Home Opinion Dear Editor Letter: Contemplating New Mexico’s future nuclear industry

Letter: Contemplating New Mexico’s future nuclear industry


Copyright © 2021 Roswell Daily Record

When it comes to nuclear fuel management, New Mexico has been involved in the fuel cycle from uranium mining (currently inactive) in northwest New Mexico to uranium enrichment fuel manufacturing at URENCO in southeast New Mexico. Our nuclear energy research facilities at the National Laboratories in Los Alamos and Albuquerque have always been at the forefront of nuclear science and technology.

The Smithsonian National Museum of Nuclear Science and History is located in Albuquerque and is worth a visit for the whole family.

New Mexico has a proposal to implement another phase of the nuclear fuel cycle to safely store the unused fuel rods from the existing nuclear power fleet of reactors in the United States. This unused uranium fuel is also referred to as spent nuclear fuel and also considered a waste byproduct of the reactor’s fission cycle. The spent fuel rods contain about 4% radioactive fission products that need to be shielded for approximately 300 years for health and environmental reasons.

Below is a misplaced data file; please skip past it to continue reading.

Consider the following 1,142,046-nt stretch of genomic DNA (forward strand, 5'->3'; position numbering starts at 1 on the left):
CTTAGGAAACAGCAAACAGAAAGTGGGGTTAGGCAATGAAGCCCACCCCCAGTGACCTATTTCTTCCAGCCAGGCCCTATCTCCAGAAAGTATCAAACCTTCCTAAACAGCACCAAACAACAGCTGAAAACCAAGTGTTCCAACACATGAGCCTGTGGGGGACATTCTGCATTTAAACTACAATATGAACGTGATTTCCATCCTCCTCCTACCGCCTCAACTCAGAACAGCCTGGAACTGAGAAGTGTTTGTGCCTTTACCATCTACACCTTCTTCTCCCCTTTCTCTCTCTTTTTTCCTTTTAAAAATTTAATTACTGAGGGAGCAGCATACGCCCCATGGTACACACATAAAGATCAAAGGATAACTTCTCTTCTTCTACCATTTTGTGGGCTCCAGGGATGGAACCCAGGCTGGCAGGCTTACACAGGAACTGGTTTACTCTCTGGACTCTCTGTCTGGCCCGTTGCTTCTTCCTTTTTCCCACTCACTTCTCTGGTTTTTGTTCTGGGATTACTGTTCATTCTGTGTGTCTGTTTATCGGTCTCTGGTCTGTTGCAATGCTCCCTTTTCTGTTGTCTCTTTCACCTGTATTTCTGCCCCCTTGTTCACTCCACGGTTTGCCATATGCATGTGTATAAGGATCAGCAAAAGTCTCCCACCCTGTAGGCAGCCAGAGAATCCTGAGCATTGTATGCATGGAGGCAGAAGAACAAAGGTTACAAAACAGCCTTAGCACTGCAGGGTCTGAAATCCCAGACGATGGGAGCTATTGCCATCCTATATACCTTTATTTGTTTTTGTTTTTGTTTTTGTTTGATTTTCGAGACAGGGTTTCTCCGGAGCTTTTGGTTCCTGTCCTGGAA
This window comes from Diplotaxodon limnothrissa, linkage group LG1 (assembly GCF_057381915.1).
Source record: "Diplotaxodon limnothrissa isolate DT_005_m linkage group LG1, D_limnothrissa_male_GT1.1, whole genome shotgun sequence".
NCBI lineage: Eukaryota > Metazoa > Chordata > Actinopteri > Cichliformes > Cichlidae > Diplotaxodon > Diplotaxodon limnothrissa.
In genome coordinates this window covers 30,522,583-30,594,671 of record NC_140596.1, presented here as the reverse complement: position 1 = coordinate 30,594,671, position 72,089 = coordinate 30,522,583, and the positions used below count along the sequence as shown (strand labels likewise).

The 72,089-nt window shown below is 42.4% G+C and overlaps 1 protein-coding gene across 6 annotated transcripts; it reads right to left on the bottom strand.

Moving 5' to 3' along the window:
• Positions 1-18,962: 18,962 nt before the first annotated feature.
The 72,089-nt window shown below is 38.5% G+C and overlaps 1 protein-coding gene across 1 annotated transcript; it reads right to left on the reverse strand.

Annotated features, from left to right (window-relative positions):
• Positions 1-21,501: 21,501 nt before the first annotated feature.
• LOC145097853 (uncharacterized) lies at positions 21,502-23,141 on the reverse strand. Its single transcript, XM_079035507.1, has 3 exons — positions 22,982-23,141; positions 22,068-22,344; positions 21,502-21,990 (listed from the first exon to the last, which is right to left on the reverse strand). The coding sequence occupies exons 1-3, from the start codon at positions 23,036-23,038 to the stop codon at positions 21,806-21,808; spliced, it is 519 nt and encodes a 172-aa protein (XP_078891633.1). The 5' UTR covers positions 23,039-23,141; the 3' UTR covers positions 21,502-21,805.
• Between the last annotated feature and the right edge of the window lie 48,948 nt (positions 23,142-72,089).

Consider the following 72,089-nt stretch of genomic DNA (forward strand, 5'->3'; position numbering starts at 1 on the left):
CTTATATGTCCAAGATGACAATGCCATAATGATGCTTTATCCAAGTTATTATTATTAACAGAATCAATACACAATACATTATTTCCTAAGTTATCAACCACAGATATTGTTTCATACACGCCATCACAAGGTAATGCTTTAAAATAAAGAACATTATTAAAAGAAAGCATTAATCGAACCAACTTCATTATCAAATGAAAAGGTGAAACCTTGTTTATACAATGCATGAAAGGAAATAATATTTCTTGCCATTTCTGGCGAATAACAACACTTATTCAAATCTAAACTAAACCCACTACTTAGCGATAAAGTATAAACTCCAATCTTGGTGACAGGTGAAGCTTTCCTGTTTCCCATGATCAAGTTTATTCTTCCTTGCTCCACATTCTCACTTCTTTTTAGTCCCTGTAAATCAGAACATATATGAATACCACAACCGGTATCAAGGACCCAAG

For the last 60 years, the unused spent fuel rods have been safely stored at the nuclear power plant sites in both wet pool storage and dry cast storage while the fission products continue to decay. No other industry is this careful with their waste by-products, none. As the nuclear power plants begin to age, they can either have their license extended from their original 40 years, now up to 80 years, depending on their overall physical condition and profitability. If they are not re-licensed, they have to be decommissioned.

Fortunately, the federal government required all the nuclear power utility companies to set aside a fund for decommissioning. One of the fund’s purpose was to relocate the site’s stored nuclear fuel to a more secure and safe central location until the fuel could be permanently buried or reused as a new fuel for the next generation of fast reactors. The fast reactor development cycle is now within 10 years by several private companies in the U.S. and other nations around the world.

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The proposed nuclear fuel storage facility planned for New Mexico has a very important role as a storage and potential recycle conversion facility for the future nuclear power industry.

Martin Kral

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